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DOROTHY DANDRIDGE - DOCUMENT SIGNED 02/05/1959 CO-SIGNED BY: LEW SCHREIBER - HFSID 279517

She signs a typed letter of agreement modifying contact procedures in her contract with 20th Century-Fox. Also signed by studio manager Lew Schreiber. Extremely rare! Document signed: "Dorothy Dandridge", 1 page, 8½x11. Hollywood, California, 1959 February 5.

Price: $900.00

Condition: Lightly creased Add to watchlist:
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DOROTHY DANDRIDGE and LEW SCHREIBER
She signs a typed letter of agreement modifying contact procedures in her contract with 20th Century-Fox. Also signed by studio manager Lew Schreiber. Extremely rare!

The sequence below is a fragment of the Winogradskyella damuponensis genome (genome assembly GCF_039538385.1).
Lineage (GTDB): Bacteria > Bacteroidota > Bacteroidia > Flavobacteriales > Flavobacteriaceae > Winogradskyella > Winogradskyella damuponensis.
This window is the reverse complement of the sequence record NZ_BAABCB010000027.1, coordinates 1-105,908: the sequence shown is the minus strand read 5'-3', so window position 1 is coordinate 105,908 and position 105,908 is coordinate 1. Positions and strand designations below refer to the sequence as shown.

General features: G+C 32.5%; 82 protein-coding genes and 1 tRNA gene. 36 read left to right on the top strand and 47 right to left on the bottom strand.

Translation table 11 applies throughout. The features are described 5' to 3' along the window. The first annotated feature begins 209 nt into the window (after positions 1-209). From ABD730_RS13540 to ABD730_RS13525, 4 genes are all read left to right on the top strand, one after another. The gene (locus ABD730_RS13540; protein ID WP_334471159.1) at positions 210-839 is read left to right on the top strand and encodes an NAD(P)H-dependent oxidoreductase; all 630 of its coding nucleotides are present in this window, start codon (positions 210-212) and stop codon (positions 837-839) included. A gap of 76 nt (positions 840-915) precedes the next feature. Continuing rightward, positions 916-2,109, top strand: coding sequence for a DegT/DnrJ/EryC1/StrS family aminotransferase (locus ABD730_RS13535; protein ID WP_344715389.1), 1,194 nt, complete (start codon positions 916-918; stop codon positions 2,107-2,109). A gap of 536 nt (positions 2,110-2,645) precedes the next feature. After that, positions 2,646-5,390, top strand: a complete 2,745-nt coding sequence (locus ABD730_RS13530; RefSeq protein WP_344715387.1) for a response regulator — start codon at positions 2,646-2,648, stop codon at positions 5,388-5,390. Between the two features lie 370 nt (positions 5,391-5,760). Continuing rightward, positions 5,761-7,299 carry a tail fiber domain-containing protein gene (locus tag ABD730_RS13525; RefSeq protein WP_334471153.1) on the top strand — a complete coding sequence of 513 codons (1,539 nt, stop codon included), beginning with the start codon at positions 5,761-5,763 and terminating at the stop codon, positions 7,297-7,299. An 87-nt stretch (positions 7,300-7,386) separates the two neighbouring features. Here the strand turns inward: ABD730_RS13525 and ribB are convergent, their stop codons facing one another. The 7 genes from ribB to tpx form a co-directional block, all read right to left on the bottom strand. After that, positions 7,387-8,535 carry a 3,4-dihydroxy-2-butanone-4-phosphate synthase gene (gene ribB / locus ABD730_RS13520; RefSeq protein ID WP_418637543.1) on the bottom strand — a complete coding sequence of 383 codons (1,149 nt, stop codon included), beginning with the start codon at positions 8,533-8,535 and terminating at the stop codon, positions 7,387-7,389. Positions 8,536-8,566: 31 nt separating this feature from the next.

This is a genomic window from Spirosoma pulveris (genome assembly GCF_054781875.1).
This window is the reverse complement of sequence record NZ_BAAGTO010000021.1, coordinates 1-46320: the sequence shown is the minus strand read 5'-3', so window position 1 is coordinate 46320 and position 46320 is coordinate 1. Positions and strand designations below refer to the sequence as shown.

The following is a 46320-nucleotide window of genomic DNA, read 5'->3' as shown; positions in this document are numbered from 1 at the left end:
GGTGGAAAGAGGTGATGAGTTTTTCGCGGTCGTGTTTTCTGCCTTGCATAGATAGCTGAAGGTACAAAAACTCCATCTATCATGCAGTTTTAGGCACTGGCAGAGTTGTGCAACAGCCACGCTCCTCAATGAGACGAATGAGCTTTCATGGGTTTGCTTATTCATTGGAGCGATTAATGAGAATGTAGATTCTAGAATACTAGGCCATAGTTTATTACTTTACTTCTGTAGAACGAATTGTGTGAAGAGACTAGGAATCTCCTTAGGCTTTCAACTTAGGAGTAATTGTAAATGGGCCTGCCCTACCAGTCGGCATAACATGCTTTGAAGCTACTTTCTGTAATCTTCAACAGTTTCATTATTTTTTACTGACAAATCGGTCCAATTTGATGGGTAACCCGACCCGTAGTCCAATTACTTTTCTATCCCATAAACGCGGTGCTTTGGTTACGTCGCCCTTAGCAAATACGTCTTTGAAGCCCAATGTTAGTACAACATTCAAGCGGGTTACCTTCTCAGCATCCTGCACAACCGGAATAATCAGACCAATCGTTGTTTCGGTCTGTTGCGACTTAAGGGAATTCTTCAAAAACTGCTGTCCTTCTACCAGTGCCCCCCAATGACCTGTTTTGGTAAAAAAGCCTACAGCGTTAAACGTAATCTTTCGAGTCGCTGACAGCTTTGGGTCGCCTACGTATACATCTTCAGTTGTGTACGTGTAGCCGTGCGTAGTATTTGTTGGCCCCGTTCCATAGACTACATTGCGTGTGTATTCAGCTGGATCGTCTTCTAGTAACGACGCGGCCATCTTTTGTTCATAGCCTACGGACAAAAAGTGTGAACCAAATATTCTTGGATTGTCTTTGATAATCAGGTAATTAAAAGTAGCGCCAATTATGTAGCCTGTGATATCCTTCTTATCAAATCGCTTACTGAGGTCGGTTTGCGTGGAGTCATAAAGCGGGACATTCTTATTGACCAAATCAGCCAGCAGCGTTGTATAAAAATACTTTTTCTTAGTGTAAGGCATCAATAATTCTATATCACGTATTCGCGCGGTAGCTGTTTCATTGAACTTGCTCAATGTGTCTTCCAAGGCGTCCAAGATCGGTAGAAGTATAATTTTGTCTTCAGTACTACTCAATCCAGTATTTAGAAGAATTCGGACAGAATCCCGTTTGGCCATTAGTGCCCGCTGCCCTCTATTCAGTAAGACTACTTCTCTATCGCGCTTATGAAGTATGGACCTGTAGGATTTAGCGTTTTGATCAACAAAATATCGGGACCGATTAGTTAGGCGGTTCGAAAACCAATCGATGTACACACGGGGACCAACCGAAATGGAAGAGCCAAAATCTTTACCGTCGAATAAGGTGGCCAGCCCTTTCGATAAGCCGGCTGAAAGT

Document signed: "Dorothy Dandridge", 1 page, 8½x11. Hollywood, California, 1959 February 5. Dandridge signs her agreement to a typed documentary letter from Twentieth Century-Fox Film Corporation altering her contract with the studio in regards to procedures by which Fox could send any notification to her. Dorothy Dandridge (1922-1965) may have been born a generation too soon. Most of her early film roles were stereotyped African-American parts. Not until the film Carmen Jones, for which she became the first black American nominated for a Best Actress Oscar, was her talent fully recognized. Dandridge was a fine singer, who had performed on stage as a child with sister Vivian. She was a popular nightclub singer. Halle Berry, who played Dandridge in a 1999 HBO movie, thanked her in her remarks upon becoming the first black Best Actress Oscar winner 3 years later. Dandridge didn't live to hear those remarks. Swindled by her financial advisers and struggling to help her daughter, brain damaged from birth, Dandridge died from an overdose of an anti-depressant drug in 1965. Originally a casting director on films like Les Miserables (1935) and One in a Million (1936), LEW SCHREIBER (1900-1961) eventually worked his way up to studio manager of the Los Angeles Twentieth Century Fox, becoming the second hand man of the motion picture company. He was often in charge of contacting the superstars of the company to inform them of production details or company standards. His death in 1961 was one in a long line of hardships Twentieth Century Fox followed between 1961 and 1962; Another was the death of producer Jerry Wald and the stroke of producer Darryl Zanuck. Staple holes at upper left. Lightly creased. Otherwise, fine condition.

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